Returns a length-2 vector of [ (take N coll) (drop N coll) ].
If no match is found, [ coll [] ] is returned.

split-using

(split-using pred coll)
Splits a collection based on a predicate with a collection argument.
Finds the first index N such that (pred (drop N coll)) is true. Returns a length-2 vector
of [ (take N coll) (drop N coll) ]. If pred is never satisified, [ coll [] ] is returned.

spy

(spy arg1 arg2)(spy value)
A form of (println ...) to ease debugging display of either intermediate values in threading
forms or function return values. There are three variants.  Usage:

 (spy :msg <msg-string>)
     This variant is intended for use in either thread-first (->) or thread-last (->>)
     forms.  The keyword :msg is used to identify the message string and works equally
     well for both the -> and ->> operators. Spy prints both <msg-string>  and the
     threading value to stdout, then returns the value for further propogation in the
     threading form. For example, both of the following:
         (->   2
               (+ 3)
               (spy :msg "sum" )
               (* 4))
         (->>  2
               (+ 3)
               (spy :msg "sum" )
               (* 4))
     will print 'sum => 5' to stdout.

 (spy <msg-string> <value>)
     This variant is intended for simpler use cases such as function return values.
     Function return value expressions often invoke other functions and cannot be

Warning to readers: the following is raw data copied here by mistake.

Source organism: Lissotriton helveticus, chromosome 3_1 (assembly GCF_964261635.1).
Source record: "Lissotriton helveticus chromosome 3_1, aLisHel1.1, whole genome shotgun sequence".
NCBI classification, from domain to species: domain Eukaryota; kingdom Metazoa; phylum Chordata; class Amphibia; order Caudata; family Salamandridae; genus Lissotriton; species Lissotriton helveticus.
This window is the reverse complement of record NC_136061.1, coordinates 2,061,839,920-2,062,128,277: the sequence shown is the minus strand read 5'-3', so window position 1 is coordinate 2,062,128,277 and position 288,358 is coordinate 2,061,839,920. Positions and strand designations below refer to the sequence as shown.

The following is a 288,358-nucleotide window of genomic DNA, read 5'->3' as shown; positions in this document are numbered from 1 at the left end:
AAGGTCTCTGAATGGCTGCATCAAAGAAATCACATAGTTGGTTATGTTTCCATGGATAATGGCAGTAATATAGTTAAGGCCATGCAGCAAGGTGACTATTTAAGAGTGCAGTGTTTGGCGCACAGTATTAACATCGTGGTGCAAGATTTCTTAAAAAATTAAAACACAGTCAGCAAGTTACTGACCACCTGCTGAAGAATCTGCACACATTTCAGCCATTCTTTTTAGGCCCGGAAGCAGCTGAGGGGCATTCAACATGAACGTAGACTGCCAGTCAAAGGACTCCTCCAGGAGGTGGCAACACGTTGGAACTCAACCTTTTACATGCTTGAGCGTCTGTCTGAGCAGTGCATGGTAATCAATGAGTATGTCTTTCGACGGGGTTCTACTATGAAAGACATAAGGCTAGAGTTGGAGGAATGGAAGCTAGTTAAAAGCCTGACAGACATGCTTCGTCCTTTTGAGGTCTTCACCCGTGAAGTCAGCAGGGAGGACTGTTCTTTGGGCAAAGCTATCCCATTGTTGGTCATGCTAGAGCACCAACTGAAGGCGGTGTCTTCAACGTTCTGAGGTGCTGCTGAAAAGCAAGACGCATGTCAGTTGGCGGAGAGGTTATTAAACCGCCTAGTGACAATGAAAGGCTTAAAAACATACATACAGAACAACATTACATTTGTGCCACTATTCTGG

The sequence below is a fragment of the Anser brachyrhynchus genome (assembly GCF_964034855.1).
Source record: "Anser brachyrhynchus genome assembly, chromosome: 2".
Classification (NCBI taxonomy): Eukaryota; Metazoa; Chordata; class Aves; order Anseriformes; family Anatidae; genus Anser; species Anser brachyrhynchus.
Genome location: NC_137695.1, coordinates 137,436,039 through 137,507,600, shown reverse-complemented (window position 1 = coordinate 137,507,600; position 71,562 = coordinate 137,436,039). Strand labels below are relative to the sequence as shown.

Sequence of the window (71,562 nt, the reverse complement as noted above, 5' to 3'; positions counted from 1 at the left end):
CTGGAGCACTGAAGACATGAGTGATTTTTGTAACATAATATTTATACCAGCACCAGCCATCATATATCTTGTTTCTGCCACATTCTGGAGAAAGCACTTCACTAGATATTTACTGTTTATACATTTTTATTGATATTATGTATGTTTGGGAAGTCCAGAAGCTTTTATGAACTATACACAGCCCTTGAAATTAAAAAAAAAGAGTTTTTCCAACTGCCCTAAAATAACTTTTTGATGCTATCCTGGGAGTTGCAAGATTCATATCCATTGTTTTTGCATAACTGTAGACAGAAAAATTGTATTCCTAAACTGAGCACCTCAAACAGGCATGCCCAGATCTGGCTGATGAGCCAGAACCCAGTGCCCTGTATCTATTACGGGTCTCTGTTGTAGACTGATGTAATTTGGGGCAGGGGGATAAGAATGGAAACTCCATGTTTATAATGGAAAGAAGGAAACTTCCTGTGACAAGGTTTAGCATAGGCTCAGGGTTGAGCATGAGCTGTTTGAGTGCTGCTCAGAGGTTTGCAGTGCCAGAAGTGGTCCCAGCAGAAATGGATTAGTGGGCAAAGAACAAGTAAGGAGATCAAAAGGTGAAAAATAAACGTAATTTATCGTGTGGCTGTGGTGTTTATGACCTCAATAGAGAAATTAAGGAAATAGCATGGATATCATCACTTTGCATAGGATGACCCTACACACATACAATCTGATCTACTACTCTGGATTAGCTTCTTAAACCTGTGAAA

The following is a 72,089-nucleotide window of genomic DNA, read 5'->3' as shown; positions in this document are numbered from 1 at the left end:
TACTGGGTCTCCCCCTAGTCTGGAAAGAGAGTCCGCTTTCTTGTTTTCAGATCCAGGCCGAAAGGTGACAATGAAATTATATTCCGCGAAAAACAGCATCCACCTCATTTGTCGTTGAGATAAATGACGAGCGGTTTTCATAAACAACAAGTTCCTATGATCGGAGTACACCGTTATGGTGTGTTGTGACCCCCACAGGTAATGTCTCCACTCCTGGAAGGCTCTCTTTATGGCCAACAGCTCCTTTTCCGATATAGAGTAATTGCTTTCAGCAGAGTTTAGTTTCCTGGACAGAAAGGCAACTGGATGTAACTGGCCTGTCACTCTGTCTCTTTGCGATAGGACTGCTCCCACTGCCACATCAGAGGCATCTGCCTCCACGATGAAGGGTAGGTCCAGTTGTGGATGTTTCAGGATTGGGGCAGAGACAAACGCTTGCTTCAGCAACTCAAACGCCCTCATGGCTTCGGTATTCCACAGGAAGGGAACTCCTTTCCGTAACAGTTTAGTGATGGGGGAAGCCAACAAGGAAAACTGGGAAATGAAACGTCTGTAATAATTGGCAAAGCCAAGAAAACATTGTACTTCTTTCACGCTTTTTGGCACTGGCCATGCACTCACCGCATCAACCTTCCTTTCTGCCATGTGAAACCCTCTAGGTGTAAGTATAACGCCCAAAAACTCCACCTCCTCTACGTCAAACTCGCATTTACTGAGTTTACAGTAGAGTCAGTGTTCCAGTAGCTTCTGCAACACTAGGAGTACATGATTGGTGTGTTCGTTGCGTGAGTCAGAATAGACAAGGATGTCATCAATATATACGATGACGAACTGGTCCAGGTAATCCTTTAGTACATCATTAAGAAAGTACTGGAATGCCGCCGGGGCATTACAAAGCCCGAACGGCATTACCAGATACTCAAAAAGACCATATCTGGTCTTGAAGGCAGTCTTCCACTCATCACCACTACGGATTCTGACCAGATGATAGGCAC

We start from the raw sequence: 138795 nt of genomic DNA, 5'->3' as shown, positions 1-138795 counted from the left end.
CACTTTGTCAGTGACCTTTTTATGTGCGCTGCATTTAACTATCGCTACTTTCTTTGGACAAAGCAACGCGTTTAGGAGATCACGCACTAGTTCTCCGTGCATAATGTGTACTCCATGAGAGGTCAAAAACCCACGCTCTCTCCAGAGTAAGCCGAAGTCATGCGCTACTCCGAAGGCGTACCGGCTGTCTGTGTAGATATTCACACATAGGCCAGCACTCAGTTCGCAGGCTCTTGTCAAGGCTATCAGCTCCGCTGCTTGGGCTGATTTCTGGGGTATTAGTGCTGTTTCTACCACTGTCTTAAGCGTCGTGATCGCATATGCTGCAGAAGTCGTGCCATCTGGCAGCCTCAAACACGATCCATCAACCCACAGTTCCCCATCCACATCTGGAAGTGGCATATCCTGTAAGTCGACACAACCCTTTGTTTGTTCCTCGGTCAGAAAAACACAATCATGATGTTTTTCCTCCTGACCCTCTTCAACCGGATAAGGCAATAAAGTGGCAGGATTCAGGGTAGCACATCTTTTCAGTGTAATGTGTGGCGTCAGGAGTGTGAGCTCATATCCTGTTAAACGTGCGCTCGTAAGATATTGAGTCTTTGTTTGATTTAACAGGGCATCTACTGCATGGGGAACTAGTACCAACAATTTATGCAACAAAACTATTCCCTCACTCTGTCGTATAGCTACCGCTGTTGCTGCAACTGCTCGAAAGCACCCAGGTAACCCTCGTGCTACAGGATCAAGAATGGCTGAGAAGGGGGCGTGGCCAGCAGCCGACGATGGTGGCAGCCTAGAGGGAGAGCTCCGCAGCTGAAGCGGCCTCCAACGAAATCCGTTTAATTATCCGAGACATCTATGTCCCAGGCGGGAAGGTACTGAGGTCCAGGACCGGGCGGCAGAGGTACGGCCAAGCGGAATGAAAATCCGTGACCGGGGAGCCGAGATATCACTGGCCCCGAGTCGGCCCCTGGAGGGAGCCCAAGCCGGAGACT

easily displayed since (println ...) swallows the return value and returns nil
     itself.  Spy will output both <msg-string> and the value, then return the value
     for use by further processing.  For example, the following:
         (println (* 2
                    (spy "sum" (+ 3 4))))
   will print:
         sum => 7
         14
   to stdout.

 (spy <value>)
     This variant is intended for use in very simple situations and is the same as the
     2-argument arity where <msg-string> defaults to 'spy'.  For example (spy (+ 2 3))
     prints 'spy => 5' to stdout.  

spy-indent-reset

(spy-indent-reset)
Reset the spy indent level to zero.

spy-pretty

macro

(spy-pretty & exprs)
Like `spyx-pretty` but without printing the original form

spyx

macro

(spyx & exprs)
An expression (println ...) for use in threading forms (& elsewhere). Evaluates the supplied
expressions, printing both the expression and its value to stdout. Returns the value of the
last expression.

spyx-pretty

macro

(spyx-pretty & exprs)
Like `spyx` but with pretty printing (clojure.pprint/pprint)

spyxx

macro

(spyxx expr)